When I was first given a class on teaching listening, I scoured the bookstores for a textbook.  It was at that point I realized just how little respect listening instruction receives in publication.  There are a handful of books that cover a mix of speaking and listening, including a well-respected book by Paul Nation, Teaching ESL/EFL Listening and Speaking. Most of these books short change listening, though Nation treats it better than most.  A class dedicated to the practice of teaching listening shouldn’t have to share a text with speaking instruction.  A focused class deserves a focused text.

I finally found John Field’s book, Listening in the Language Classroom.  Field’s book is an amazing take on listening instruction.  He promotes using a “diagnostic approach” to listening instruction, which he contrasts with what he refers to as a “comprehension approach.”  This changed the way that I approached language instruction and the preparation of teachers who will have to do the same. I was one of the many who treated listening as a kind of solitary unit that learners either got or didn’t get. I never thought thought about WHY they had difficulties understanding past the obvious (and overly emphasized) issues of speed and vocabulary.

I was excited to use this with my students at the time and did so in that first semester.  It was one of the biggest disasters of my teaching career.  I rightfully had high expectations for the students in the class (all English Education majors), but I so completely misjudged the difficulty of the text.  It was a rookie mistake and both the students and I suffered for it.  I ended up sidelining the book and created outlines and presentations for the students to read/listen to instead (those outlines can be found on this Posterous site until the service closes down on April 30, 2013).  While that experience soured me on using Field’s book with my students, it did nothing to dissuade me from using his ideas with future classes.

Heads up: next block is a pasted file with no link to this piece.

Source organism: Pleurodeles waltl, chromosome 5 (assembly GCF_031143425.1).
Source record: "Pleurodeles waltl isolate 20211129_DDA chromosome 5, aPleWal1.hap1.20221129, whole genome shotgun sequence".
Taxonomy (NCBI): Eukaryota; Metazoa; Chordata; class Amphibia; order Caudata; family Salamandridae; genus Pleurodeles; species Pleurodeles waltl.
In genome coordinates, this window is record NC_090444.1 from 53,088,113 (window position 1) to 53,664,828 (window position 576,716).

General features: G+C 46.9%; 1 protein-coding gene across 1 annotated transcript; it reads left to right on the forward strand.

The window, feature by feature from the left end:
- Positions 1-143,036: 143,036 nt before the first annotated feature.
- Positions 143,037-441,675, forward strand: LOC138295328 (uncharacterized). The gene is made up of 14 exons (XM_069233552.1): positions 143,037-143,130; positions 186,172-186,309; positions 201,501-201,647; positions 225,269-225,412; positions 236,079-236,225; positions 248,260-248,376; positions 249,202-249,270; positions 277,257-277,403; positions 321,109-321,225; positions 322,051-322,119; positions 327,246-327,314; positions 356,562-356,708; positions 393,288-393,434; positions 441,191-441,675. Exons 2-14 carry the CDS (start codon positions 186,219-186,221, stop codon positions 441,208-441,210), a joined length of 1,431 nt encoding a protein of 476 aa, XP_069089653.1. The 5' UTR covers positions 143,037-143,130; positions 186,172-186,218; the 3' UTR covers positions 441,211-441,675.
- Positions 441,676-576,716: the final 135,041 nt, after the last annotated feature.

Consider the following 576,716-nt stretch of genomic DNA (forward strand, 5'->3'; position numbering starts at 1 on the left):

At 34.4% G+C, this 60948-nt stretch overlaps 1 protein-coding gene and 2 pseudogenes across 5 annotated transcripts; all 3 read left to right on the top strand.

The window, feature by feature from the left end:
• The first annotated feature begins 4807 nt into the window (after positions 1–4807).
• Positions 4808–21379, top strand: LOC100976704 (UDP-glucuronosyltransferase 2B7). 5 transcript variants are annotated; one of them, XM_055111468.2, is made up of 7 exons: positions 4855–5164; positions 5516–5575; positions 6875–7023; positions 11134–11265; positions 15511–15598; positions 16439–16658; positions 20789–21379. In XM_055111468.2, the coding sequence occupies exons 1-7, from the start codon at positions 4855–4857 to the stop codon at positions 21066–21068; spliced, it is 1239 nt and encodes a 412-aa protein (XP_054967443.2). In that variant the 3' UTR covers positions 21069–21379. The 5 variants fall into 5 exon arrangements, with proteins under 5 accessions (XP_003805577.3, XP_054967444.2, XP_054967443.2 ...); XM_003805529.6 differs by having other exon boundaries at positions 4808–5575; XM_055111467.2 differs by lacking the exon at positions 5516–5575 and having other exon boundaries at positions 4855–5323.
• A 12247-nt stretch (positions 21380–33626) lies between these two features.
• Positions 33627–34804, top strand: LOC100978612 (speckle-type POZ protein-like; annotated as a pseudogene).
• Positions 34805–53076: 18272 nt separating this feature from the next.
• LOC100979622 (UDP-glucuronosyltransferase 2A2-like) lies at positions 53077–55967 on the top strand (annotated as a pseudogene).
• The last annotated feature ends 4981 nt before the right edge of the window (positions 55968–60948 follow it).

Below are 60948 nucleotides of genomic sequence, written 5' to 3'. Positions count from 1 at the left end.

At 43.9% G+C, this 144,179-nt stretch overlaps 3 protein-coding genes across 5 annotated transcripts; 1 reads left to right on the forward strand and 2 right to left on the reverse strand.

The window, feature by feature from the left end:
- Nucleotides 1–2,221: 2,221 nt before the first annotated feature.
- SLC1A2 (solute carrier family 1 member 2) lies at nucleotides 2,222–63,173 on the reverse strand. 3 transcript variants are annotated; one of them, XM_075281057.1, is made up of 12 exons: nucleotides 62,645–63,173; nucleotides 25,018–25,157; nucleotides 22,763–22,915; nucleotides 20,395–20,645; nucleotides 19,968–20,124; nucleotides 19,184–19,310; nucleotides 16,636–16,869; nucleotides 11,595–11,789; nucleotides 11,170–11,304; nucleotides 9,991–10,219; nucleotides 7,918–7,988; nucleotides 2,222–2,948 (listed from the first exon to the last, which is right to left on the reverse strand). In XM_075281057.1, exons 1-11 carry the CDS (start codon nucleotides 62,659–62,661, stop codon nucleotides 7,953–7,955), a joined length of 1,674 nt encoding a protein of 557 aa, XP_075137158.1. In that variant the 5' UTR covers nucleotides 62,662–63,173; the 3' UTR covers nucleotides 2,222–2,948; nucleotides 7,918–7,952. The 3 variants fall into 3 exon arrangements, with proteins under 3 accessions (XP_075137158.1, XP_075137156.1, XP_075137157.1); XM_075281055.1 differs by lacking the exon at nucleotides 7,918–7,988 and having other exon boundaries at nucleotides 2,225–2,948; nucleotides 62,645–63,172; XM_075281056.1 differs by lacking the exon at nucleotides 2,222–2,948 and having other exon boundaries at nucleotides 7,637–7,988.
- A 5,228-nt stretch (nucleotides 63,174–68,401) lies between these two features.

I now try to integrate Field’s concepts and approach to instruction with a much easier, accessible text for learners in my classes (Practical English Language Teaching: Listening).  This series of books is written to be as accessible as possible to novice learners in the field of TESOL.  The “Listening” book is no exception.  In the past, I’ve spread the book out over the duration of a semester while sprinkling in concepts from the Field book to add depth.

This semester I’m trying something new.  The first 4 chapters will be done primarily as self-study, while I put more of a focus on Field’s concepts and the application of those concepts with different groups of learners (in parallel with chapters 2-4 in the PELT: Listening text).  The second half of the semester students will primarily be developing lessons for two listening courses taught at the university, with a focus on diagnosing student problems and implementing instructional interventions that address these weaknesses.  I’m quite excited about this partnership and a little nervous as well.

I’ll be following up here on this project throughout the semester, discussing the challenges and, hopefully, successes throughout.

 

I’d love to hear any thoughts that you have.  What experiences have you had with teaching listening or with teaching teachers how to to teach listening (that’s a mouthful)?  Anything I should look out for? Anything I should try?  Any great lessons that go beyond simple comprehension?